If you are involved in a Michigan auto accident, you are entitled to receive personal injury protection (PIP) benefits from the responsible no-fault insurer (usually this is your own insurance company). However, you should be aware that your auto insurance policy may have a high deductible that applies when you submit a claim for PIP benefits.
Under the Michigan No-Fault Act, personal injury protection (PIP) benefits are available to anyone who sustains an injury “arising out of the ownership, operation, maintenance or use of a motor vehicle.” MCL 500.3105. In most situations, the injured person receives no-fault benefits from his or her own insurance company. However, even if you do not have a car, you can still be injured in an auto accident. A passenger or pedestrian is still entitled to no-fault benefits regardless of whether he or she was the owner, driver or even an occupant of the motor vehicle involved in the accident.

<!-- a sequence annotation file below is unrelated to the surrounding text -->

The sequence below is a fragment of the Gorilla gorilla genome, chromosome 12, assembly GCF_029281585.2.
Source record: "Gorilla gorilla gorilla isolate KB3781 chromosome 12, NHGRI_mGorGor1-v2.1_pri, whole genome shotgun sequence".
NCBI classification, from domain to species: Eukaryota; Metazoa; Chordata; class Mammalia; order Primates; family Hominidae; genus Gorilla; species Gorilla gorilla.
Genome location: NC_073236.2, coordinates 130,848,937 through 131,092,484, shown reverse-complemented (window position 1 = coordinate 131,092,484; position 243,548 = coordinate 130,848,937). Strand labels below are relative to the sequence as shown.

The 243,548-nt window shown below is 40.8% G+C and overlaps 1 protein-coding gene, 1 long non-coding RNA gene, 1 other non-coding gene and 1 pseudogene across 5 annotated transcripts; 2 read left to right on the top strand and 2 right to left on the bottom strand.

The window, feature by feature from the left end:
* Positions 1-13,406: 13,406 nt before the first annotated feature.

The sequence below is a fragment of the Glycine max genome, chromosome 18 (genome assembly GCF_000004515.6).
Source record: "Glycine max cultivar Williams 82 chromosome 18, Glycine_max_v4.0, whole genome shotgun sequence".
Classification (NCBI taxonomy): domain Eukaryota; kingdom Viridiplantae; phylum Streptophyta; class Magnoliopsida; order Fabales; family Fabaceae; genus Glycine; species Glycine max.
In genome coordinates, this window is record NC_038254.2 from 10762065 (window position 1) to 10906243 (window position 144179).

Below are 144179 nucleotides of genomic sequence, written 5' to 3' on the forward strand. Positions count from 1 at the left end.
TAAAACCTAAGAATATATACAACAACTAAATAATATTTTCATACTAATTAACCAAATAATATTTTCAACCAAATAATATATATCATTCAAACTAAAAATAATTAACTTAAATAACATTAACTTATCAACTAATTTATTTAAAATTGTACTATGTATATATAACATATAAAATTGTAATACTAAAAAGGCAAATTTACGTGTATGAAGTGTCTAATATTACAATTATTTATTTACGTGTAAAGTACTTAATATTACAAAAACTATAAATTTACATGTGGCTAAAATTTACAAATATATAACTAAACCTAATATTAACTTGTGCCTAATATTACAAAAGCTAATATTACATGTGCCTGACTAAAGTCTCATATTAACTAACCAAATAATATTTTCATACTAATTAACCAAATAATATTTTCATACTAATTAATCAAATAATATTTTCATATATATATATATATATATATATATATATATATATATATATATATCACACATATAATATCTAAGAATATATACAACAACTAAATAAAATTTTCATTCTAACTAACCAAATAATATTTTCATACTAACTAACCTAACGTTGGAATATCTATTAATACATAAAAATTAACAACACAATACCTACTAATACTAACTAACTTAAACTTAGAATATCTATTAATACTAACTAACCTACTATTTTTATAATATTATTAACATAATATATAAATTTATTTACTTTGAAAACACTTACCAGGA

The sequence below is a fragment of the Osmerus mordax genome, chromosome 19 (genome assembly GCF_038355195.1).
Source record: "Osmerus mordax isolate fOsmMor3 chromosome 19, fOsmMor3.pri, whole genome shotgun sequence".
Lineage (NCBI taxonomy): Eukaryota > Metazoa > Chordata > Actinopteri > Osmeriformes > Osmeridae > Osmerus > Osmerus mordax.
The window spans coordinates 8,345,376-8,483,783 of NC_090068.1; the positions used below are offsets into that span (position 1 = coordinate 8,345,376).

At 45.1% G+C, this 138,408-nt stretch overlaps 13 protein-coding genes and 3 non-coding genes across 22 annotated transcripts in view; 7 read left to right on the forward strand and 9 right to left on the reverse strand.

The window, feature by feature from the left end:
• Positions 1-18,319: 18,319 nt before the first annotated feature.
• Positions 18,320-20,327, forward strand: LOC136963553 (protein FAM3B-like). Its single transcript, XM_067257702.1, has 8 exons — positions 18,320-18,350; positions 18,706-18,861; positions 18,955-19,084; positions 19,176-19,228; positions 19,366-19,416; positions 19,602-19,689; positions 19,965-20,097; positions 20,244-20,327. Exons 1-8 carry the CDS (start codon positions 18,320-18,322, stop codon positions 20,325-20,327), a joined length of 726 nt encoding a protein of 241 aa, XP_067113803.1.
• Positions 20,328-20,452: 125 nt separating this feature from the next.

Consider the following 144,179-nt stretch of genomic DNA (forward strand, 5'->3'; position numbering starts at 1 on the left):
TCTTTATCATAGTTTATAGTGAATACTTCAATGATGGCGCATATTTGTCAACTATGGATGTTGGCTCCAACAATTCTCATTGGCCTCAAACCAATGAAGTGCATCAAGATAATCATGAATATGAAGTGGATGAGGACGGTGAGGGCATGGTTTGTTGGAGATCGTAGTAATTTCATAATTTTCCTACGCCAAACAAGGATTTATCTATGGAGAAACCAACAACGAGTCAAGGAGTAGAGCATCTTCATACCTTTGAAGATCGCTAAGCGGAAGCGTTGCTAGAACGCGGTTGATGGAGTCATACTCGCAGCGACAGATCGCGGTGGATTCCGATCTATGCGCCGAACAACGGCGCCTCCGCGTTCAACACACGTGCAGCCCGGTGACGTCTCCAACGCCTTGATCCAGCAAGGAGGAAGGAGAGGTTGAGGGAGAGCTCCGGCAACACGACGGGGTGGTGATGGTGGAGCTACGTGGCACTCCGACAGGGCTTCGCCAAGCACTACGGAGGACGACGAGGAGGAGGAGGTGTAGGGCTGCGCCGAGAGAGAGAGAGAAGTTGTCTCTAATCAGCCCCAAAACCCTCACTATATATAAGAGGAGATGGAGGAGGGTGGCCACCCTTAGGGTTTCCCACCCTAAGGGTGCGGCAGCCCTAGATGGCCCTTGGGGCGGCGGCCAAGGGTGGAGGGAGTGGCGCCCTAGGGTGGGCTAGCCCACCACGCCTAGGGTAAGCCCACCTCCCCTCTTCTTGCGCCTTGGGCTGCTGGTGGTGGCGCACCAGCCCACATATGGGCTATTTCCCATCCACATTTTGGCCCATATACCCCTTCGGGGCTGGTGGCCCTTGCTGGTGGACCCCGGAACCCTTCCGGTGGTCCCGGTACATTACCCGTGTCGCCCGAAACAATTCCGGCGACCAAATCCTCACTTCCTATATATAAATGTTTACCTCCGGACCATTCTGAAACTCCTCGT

Aside from putting you at risk for serious injuries if involved in a car accident, failing to wear your seat belt could make your responsible for a civil infraction. It could also constitute negligence and reduce your tort recovery in a subsequent motor vehicle negligence case against the at-fault driver.
Generally, the government is immune from tort liability when engaged in a governmental function (see When Can The Government Be Sued?). However, an exception to this general rule exists when a officer, agent, or employee of a governmental agency negligently operates a motor vehicle for which the governmental agency owns.
After Monday's tragic story detailing the death of a 39-year-old Oceola Township man who was killed while riding his bike, we thought it prudent to dedicate a blog post on the Michigan Motor Vehicle Code as it pertains to bicyclists in an effort to spread awareness of the rights and duties of both motor vehicle drivers and bicyclists and in hopes of preventing future tragedies.